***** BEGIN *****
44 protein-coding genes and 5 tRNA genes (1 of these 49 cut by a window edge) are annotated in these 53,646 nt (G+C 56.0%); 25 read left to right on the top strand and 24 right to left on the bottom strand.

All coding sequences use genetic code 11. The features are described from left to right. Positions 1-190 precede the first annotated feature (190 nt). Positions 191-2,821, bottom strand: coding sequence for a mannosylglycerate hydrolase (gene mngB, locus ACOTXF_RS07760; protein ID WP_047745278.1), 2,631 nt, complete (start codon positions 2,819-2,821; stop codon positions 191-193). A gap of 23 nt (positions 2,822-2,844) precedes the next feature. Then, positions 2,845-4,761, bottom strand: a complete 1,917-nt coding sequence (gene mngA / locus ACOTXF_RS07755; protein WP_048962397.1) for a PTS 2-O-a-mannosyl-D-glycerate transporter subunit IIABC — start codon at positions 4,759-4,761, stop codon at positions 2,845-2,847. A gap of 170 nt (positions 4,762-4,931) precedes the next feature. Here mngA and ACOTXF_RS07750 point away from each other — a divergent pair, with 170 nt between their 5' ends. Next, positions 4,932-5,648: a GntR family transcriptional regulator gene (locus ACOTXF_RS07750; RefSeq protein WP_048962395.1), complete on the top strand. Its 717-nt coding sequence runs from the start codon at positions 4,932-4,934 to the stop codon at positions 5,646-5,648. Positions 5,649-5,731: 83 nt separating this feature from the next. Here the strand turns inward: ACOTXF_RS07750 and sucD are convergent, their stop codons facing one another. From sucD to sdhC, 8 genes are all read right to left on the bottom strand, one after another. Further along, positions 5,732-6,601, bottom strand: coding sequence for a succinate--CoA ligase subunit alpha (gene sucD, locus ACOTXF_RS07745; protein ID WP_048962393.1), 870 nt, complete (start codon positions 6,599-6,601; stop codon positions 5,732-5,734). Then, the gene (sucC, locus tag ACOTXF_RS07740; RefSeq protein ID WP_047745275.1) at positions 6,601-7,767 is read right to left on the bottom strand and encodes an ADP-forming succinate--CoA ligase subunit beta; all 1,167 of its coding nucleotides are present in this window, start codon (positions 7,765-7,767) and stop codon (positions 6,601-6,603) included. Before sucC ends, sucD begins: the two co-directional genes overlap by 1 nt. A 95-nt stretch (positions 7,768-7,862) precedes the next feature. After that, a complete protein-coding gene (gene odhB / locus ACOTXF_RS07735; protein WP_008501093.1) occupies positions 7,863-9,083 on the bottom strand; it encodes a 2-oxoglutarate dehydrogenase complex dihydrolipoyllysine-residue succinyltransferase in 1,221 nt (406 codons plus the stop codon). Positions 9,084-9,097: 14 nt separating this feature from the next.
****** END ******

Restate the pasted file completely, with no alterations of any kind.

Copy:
44 protein-coding genes and 5 tRNA genes (1 of these 49 cut by a window edge) are annotated in these 53,646 nt (G+C 56.0%); 25 read left to right on the top strand and 24 right to left on the bottom strand.

All coding sequences use genetic code 11. The features are described from left to right. Positions 1-190 precede the first annotated feature (190 nt). Positions 191-2,821, bottom strand: coding sequence for a mannosylglycerate hydrolase (gene mngB, locus ACOTXF_RS07760; protein ID WP_047745278.1), 2,631 nt, complete (start codon positions 2,819-2,821; stop codon positions 191-193). A gap of 23 nt (positions 2,822-2,844) precedes the next feature. Then, positions 2,845-4,761, bottom strand: a complete 1,917-nt coding sequence (gene mngA / locus ACOTXF_RS07755; protein WP_048962397.1) for a PTS 2-O-a-mannosyl-D-glycerate transporter subunit IIABC — start codon at positions 4,759-4,761, stop codon at positions 2,845-2,847. A gap of 170 nt (positions 4,762-4,931) precedes the next feature. Here mngA and ACOTXF_RS07750 point away from each other — a divergent pair, with 170 nt between their 5' ends. Next, positions 4,932-5,648: a GntR family transcriptional regulator gene (locus ACOTXF_RS07750; RefSeq protein WP_048962395.1), complete on the top strand. Its 717-nt coding sequence runs from the start codon at positions 4,932-4,934 to the stop codon at positions 5,646-5,648. Positions 5,649-5,731: 83 nt separating this feature from the next. Here the strand turns inward: ACOTXF_RS07750 and sucD are convergent, their stop codons facing one another. From sucD to sdhC, 8 genes are all read right to left on the bottom strand, one after another. Further along, positions 5,732-6,601, bottom strand: coding sequence for a succinate--CoA ligase subunit alpha (gene sucD, locus ACOTXF_RS07745; protein ID WP_048962393.1), 870 nt, complete (start codon positions 6,599-6,601; stop codon positions 5,732-5,734). Then, the gene (sucC, locus tag ACOTXF_RS07740; RefSeq protein ID WP_047745275.1) at positions 6,601-7,767 is read right to left on the bottom strand and encodes an ADP-forming succinate--CoA ligase subunit beta; all 1,167 of its coding nucleotides are present in this window, start codon (positions 7,765-7,767) and stop codon (positions 6,601-6,603) included. Before sucC ends, sucD begins: the two co-directional genes overlap by 1 nt. A 95-nt stretch (positions 7,768-7,862) precedes the next feature. After that, a complete protein-coding gene (gene odhB / locus ACOTXF_RS07735; protein WP_008501093.1) occupies positions 7,863-9,083 on the bottom strand; it encodes a 2-oxoglutarate dehydrogenase complex dihydrolipoyllysine-residue succinyltransferase in 1,221 nt (406 codons plus the stop codon). Positions 9,084-9,097: 14 nt separating this feature from the next.